Burning passion for another is not the only love which makes us shake. When fear of losing substantial sums creeps up on numerous money lovers in intertwined financial playgrounds, both the players and their marketplaces can quiver violently.
Many pundits define a bear marketplace as a 20 percent slide from a noteworthy price top. Though the S+P 500 nosedived about 20 percent from its 5/2/11 high around 1371 to its 8/9/11 low near 1100, it then rallied sharply. On 8/9/11, the United States 10 year Treasury note touched yield lows of just over two percent. This matched the bottom achieved on 12/18/08 during the previous “flight to quality” panic in the (still-running) economic crisis that erupted in 2007. Given this equity and debt support, will things calm down much? No. The economic and political scenery has not sufficiently changed. Relationships within and between various financial arenas and their variables probably will vary to some extent as time passes, but the current entangled key financial factors will remain powerful, volatile, and intertwined. Although there will be occasional intermissions, turmoil in and between key equity, interest rate, currency, and commodity theaters therefore will not cease anytime soon.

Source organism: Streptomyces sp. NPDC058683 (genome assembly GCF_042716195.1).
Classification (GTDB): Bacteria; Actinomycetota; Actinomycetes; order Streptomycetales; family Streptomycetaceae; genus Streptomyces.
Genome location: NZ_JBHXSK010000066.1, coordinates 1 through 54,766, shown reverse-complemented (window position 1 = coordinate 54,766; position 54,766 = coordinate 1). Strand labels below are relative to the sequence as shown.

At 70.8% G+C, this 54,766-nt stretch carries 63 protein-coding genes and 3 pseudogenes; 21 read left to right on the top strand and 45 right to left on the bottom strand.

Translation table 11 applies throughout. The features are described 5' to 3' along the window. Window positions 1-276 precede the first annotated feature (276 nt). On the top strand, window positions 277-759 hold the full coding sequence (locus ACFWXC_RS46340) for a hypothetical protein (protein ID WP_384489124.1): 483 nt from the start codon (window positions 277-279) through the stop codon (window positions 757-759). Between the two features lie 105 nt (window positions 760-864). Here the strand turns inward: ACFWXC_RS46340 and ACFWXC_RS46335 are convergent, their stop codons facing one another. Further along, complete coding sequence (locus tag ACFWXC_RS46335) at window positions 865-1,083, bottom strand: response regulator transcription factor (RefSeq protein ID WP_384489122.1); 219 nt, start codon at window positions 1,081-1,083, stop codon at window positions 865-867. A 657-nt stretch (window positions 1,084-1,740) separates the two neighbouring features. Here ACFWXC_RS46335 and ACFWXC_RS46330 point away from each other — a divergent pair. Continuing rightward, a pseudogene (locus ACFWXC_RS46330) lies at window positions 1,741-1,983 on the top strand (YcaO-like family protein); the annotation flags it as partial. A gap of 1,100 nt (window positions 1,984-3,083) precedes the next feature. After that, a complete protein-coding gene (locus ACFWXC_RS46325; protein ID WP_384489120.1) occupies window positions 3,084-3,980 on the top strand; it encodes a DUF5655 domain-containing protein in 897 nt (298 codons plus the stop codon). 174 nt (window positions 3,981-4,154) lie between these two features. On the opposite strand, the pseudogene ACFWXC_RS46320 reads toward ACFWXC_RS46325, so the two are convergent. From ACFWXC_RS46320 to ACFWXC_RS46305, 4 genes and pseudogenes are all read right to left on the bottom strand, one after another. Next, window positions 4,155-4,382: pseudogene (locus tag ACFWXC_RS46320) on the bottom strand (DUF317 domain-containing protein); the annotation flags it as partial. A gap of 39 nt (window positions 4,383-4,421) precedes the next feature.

Why place blind faith in the 2013 low rate policy, for the Fed confesses it changes its viewpoints? In addition, consider the Fed’s policy track record relative to its “original” expectations. Economic growth has been considerably lower than the Fed “had expected”. The Fed “now expects” a slower pace of recovery. Just as the Fed this month adjusted its policy by speaking of low Fed Funds through mid-2013, it eventually may alter its present course. Historians recall that the Fed’s quantitative easing floods likewise represented policy changes due to marketplace developments. Besides, how accurate were the Fed’s economic forecasts in 2007 and 2008, at the dawn and during the early stages of the acceleration of the economic crisis? So as Fed expectations change, so may its actions, whether on rates, quantitative easing, or otherwise.
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